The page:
Going forward with water on deck is always dangerous. In a new Nautical Institute Mars Report, a crew member was killed despite wearing the right PPE.

The Nautical Institute gathers reports of maritime accidents and near-misses. It then publishes these so-called Mars (Mariners’ Alerting and Reporting Scheme) Reports (anonymously) to prevent other accidents from happening. This is one of these reports.

A loaded chemical/oil products tanker was underway in heavy weather. The vessel was facing 6-metre head seas and water was frequently shipping over the bow and forecastle. Speed was reduced to about 6 knots and crew were not allowed on deck.

The water ingress alarm for the bosun’s store sounded in the engine control room, and the duty engineer immediately notified the officer of the watch (OOW) on the bridge. It was suspected that the forecastle deck hatch (1.4m X 1m) to the bosun’s store had been compromised, allowing water to enter the compartment.

The master considered that uncontrolled flooding of the bosun’s store could have an adverse effect on the ship’s trim and stability. He decided that immediate action must be taken to investigate the water ingress and reduce the flooding. The master did not seek assistance from the company with calculating the effect on the ship’s stability of the flooded bosun’s store, nor was the company notified of the water ingress.

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The master attempted to turn the ship 180 degrees to decrease the water being shipped before the crew went forward, but the vessel rolled so much that this was not possible. Six crew then went on deck and made their way to the forecastle. They were wearing the required PPE, including lifejackets and safety harnesses attached to lifelines.

They found that the forward edge of the deck hatch and coaming had been slightly deformed inward. This created a small gap between the hatch cover gasket and the hatch coaming which was allowing water to enter the bosun’s store with each successive wave that broke over the bow.

It was decided that the entire hatch would be covered to slow the water ingress. The crew began to bind rubber and plastic over the damaged hatch. Suddenly, a large wave broke over the bow and the crew members working forward were knocked off their feet and swept across the deck. All the crew members’ lifelines were still attached at the time.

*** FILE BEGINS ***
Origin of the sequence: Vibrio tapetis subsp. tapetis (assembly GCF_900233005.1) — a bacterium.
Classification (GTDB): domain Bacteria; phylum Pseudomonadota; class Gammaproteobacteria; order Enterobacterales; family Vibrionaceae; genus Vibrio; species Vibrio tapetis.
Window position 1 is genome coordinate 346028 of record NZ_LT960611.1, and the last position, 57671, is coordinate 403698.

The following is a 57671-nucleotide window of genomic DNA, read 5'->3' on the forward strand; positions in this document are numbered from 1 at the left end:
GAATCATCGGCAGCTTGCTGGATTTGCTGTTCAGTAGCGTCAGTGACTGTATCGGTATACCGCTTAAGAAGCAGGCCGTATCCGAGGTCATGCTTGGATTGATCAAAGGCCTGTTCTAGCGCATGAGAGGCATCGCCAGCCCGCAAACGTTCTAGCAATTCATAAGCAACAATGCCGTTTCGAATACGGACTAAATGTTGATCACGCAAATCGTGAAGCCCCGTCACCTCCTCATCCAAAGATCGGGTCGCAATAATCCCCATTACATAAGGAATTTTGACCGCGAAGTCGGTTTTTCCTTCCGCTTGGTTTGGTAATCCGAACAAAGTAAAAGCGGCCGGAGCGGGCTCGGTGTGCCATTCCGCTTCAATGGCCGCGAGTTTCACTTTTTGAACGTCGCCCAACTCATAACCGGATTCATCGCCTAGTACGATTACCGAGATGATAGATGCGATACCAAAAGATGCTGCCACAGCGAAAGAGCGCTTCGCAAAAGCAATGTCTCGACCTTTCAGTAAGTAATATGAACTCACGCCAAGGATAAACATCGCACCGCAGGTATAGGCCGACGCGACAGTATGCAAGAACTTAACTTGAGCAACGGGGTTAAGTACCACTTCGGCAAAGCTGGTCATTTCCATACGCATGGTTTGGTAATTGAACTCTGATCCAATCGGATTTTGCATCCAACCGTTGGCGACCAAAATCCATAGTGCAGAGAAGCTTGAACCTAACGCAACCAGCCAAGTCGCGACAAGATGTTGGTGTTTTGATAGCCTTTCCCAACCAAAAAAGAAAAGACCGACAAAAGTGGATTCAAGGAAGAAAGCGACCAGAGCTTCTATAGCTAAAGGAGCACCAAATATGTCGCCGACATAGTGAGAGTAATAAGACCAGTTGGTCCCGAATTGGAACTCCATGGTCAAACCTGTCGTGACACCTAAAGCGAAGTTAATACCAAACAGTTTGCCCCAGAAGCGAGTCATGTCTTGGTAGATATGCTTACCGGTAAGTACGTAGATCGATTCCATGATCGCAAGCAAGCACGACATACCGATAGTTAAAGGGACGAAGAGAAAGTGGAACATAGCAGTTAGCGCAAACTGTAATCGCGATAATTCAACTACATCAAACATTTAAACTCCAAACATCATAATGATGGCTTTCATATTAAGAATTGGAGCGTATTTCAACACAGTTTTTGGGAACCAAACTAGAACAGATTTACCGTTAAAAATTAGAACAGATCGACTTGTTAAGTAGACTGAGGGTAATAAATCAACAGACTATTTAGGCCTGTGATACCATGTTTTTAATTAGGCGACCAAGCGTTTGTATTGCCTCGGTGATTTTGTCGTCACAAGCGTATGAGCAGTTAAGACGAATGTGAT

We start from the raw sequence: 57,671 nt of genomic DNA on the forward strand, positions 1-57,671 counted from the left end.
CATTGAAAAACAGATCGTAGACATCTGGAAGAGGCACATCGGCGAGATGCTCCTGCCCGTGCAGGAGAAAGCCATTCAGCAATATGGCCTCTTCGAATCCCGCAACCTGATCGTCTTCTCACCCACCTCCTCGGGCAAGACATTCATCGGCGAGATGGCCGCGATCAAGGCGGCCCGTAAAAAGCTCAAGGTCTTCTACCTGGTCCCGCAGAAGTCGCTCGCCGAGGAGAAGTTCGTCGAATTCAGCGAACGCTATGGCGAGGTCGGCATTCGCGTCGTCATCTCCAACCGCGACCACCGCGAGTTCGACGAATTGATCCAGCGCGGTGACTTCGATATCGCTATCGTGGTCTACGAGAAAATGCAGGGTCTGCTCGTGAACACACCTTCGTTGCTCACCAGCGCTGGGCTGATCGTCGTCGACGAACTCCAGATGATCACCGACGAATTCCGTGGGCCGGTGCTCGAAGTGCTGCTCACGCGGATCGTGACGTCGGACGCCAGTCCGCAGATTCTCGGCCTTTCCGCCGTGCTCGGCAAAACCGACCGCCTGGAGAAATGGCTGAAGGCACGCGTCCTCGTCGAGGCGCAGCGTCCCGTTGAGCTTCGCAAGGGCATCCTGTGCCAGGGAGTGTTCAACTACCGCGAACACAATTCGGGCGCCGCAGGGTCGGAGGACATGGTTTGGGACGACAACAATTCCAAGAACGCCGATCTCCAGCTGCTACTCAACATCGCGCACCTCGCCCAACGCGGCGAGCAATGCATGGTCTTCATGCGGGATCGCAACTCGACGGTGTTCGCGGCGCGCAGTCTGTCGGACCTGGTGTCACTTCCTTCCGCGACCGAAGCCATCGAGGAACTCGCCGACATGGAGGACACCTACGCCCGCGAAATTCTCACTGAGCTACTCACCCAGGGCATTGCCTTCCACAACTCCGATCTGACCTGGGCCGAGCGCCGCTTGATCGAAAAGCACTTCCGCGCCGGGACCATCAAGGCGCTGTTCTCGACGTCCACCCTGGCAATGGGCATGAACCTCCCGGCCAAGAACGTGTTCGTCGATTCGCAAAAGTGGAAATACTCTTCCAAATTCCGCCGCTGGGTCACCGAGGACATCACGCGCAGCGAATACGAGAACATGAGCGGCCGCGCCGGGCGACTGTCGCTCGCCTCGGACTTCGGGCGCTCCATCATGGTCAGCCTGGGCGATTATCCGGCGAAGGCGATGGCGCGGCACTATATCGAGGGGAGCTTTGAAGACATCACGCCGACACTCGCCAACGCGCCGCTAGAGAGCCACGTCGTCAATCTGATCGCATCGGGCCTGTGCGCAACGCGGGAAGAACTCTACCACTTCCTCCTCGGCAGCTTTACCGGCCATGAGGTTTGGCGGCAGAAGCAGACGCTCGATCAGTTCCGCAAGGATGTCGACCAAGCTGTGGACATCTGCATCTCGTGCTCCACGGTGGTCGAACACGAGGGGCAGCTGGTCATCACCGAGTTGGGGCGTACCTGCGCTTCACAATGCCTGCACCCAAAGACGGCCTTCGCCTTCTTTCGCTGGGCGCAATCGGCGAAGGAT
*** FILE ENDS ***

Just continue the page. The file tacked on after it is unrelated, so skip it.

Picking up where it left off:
The master raised the alarm and ordered additional crew members to don PPE for working on deck. The rescue party went forward with first aid supplies and a stretcher. Five crew were found injured while one was uninjured. All five injured crew members were taken to the ship’s hospital.

All five victims had serious injuries; one victim had suffered a significant injury to his forehead and was in critical condition. Despite best efforts, the master pronounced the victim deceased later that day.

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Advice from The Nautical Institute

  • Even with lifelines secured and PPE, going forward with water on deck can be a very dangerous endeavour.
  • When in doubt, contact the company to receive guidance. In this case, a stability calculation may have shown that even with a flooded bosun’s store the vessel would have been safe and sending crew forward an unnecessary risk.

Also read: Wear a lifeline when working on deck in heavy weather

Mars Reports

This accident was covered in the Mars Reports, originally published as Mars 202428, that are part of Report Number 379. A selection of the Mars Reports are also published in the SWZ|Maritime magazine. The Nautical Institute compiles these reports to help prevent maritime accidents. That is why they are also published (in full) on SWZ|Maritime’s website.

More reports are needed to keep the scheme interesting and informative. All reports are read only by the Mars coordinator and are treated in the strictest confidence. To submit a report, please use the Mars report form.

Photo (for illustrative purposes, not related to the incident) by NASA/SABOR/Chris Armanetti, University of Rhode Island/Flickr.

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